The Fasting Mimicking Diet (FMD) was developed by Valter Longo in an attempt to mimic the benefits of fasting without actually completely abstaining from food. FMD recommends that for 5 consecutive days per month you would consume around 800-900 calories per day, roughly 10% of energy intake from protein, 40% from carbohydrate and 50% from fat. The rest of the 25 days in the month would see a Mediterranean diet being consumed. This 5/25 cycle would be performed for 3 consecutive months to see the benefits, which include: increases in autophagy in multiple tissues, improvements in autoimmune disease, and a wide range of age-related disorders including diabetes, cardiovascular disease, cancers and neurological disorders such as Alzheimer's disease Parkinson's disease and stroke.
Fasting is defined as the complete abstinence of calories for 24 or more hours. Normally performed for 1 to 3 days. If 24 hours, fasting can be routinely performed twice per week with high compliance. If performing a prolonged fast of several days, this is normally done one to three times per year and should be medically supervised.
How do we incorporate fasting into our lifestyle?
My practical recommendation for incorporating fasting regimes into one’s lifestyle is to follow these steps:
- Transition to a diet that would be considered carbohydrate restricted, that is, less than 150g/day of high-fibre, nutrient dense, minimally processed carbohydrates. The reduction in carbohydrates would be replaced by dietary fat;
- Commence time-restricted eating, starting with a fasting period of 12 hours and progressing to 16 hours over 4-6 weeks for at least 5 days of the week;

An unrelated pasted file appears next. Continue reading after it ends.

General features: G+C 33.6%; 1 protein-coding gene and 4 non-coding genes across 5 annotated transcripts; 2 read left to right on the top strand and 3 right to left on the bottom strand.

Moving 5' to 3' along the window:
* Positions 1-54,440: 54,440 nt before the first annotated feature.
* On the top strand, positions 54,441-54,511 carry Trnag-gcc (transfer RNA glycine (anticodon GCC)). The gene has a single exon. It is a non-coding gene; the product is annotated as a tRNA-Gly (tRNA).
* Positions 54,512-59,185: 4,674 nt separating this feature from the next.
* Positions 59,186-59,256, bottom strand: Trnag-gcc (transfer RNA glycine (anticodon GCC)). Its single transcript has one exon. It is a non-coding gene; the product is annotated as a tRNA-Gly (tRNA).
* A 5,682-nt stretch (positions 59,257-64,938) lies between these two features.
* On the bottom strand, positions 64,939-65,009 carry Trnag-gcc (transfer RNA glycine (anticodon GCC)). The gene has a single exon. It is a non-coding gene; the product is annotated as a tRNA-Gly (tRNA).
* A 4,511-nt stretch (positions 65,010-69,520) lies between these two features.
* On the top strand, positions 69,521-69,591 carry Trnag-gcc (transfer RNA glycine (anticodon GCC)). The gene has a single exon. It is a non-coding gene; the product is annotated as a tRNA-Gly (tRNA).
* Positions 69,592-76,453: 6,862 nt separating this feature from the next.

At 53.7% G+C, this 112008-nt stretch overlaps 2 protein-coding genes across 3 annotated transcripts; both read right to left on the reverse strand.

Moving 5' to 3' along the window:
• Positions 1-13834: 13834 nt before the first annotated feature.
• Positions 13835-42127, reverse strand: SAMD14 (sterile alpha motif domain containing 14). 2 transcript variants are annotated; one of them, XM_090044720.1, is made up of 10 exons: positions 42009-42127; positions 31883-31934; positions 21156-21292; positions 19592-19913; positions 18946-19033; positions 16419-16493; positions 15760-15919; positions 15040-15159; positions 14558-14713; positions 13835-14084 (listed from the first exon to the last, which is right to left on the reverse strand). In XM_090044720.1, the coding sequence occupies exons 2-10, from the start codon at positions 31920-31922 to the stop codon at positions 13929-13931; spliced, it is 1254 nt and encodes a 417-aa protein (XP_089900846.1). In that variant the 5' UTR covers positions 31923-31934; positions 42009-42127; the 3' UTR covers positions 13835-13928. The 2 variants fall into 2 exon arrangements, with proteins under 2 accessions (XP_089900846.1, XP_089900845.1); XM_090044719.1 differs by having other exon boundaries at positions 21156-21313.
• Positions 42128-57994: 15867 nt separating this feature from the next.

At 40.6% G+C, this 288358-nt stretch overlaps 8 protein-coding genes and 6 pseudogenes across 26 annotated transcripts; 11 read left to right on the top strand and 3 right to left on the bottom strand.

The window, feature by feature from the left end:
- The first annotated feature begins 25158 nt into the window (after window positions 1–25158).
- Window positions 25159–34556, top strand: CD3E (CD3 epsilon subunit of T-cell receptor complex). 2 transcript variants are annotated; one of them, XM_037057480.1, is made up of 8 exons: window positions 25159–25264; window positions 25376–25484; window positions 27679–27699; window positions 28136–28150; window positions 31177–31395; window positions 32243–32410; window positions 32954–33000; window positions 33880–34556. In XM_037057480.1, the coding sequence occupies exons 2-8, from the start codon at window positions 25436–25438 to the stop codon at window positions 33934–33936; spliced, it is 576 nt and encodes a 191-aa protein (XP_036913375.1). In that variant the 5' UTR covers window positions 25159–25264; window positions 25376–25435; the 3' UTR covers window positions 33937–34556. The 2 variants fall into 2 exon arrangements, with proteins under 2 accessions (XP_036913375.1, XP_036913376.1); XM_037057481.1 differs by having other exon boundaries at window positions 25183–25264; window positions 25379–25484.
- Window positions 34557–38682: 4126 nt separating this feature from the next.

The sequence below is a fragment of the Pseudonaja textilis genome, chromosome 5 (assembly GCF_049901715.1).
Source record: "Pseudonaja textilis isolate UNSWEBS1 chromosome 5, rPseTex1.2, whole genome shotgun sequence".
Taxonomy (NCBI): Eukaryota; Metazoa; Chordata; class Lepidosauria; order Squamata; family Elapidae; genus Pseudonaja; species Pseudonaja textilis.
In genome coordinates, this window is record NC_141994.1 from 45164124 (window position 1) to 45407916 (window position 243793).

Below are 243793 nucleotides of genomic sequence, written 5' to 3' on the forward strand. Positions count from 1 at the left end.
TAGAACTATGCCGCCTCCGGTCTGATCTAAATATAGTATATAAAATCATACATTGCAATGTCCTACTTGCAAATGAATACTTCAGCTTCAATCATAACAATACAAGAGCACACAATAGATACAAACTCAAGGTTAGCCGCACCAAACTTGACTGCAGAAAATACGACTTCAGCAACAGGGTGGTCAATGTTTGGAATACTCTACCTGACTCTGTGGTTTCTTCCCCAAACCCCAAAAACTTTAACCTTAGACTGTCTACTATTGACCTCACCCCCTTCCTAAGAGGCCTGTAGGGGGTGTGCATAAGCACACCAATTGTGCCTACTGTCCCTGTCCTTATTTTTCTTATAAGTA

- Incorporate steady-state cardiovascular training into the fasting period, starting with 20 minutes and progressing up to an hour (or even 90 minutes, if time allows);
- Avoid intense or prolonged exercise the day prior to the first 24 hour fast;
- Now you are reading to try your first 24-hour fast.
- Eat dinner as early as is realistically or practically possible, ideally around 5pm. Some light exercise, like walking, would be recommended after dinner;
- In the morning, perform your easy cardiovascular training and consume some black coffee;
- Have green tea and black coffee when you would normally drink them, or when you would eat or snack or when you feel a hunger pang (which normally only last 15 minutes, so tell yourself it won’t last long);
- Break your fast with a meal that includes 25-50 grams of quality protein, and a serve of minimally processed high fibre carbohydrates, up to 50 grams. Eat slowly and don’t over consume. Your stomach will have shrunk, so it is easy to gorge and feel unwell!
What about training? Will my performance be affected?
Eventually, you will adapt to your habitual exercise in a fasted state. Moderate cardiovascular training is advised initially. Then your quality session, either weights or HIT can be programmed to occur just prior to breaking the fast so that the hormonal and autophagic response is targeted towards the tissues and systems just trained. Although unstudied at this stage, it is mechanistically sound.
A recent review by Mark Mattson has argued that exercise during the fasted state is a normative feature and state from an evolutionary perspective, that humans could only have survived if they could hunt for many hours in the absence of food.
Thank you Tony. We look forward to talking to you next time about Ketogenic Diets. For more daily doses of evidence-based knowledge covering health, weight loss, fitness, nutrition and human performance, from Tony, we recommend clicking here: